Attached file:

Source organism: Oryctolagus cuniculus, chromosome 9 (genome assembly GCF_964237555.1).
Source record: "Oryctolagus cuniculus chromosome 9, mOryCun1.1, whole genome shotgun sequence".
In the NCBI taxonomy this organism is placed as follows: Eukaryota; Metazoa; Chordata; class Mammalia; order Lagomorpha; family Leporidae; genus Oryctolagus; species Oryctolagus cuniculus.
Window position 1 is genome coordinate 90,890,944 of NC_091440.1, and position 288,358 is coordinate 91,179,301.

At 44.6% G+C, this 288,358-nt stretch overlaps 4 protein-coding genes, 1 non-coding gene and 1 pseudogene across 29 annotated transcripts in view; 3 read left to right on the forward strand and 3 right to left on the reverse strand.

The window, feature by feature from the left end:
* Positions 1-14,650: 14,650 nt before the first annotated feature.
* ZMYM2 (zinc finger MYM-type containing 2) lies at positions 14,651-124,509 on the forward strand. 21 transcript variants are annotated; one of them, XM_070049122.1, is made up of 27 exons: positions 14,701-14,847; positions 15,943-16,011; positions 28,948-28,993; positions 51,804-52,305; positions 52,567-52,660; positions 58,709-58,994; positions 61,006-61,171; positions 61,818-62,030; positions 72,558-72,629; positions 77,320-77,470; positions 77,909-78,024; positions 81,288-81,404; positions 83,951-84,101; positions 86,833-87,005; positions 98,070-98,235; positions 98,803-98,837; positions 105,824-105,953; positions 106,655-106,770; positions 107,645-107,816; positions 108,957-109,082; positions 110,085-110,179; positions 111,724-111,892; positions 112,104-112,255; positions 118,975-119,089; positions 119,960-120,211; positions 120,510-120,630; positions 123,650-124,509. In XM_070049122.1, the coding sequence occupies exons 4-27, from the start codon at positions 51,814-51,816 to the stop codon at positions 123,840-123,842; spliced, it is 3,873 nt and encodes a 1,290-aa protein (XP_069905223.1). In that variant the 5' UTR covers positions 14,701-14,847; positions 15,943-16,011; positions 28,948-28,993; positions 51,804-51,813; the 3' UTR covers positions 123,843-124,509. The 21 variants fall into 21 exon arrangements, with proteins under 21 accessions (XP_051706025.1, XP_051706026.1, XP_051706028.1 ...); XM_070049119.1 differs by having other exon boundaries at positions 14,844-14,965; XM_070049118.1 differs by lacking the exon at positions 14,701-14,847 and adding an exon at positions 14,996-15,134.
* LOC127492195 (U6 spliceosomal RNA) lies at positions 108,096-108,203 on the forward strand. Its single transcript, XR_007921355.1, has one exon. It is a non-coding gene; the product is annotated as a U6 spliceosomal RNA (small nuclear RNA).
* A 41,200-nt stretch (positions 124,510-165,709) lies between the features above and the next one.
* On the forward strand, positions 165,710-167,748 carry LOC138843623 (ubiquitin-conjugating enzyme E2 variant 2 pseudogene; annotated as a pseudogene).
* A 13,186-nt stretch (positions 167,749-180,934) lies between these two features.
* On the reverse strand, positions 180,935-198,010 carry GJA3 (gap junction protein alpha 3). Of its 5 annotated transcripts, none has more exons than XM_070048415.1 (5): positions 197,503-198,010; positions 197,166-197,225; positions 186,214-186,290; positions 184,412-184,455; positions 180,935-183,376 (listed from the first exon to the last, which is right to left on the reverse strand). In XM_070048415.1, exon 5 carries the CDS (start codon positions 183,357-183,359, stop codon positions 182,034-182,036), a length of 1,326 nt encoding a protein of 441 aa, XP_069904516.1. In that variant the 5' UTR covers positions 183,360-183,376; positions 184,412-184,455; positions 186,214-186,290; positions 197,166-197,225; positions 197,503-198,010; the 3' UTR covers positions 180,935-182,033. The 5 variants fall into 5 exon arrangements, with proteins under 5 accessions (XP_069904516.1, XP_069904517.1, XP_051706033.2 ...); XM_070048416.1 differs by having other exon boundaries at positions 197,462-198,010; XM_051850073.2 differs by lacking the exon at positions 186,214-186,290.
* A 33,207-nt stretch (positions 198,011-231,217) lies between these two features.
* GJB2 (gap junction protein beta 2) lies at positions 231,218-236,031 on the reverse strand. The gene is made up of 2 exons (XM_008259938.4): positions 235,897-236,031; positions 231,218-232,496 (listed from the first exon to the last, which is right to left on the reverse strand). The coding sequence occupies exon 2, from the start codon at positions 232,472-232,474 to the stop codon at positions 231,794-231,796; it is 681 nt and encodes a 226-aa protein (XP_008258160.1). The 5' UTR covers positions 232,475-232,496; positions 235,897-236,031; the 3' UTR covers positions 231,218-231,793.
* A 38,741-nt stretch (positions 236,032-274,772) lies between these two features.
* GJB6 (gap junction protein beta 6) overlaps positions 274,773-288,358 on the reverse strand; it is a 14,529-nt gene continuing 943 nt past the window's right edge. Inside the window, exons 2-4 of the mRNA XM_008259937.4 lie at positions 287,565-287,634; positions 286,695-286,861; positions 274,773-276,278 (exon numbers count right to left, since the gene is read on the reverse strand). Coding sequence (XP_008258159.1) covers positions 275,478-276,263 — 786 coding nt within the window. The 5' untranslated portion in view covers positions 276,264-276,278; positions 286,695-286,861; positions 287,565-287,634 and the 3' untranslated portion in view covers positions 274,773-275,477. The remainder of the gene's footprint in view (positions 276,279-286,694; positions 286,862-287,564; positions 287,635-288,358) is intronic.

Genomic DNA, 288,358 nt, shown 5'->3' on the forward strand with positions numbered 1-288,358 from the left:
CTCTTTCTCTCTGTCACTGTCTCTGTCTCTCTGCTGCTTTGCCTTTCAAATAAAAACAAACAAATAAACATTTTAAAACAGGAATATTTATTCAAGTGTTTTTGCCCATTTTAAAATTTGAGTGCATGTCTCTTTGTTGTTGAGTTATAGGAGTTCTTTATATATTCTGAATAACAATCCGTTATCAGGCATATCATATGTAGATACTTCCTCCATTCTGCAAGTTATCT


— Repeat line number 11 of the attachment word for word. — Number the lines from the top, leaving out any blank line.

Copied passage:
* On the forward strand, positions 165,710-167,748 carry LOC138843623 (ubiquitin-conjugating enzyme E2 variant 2 pseudogene; annotated as a pseudogene).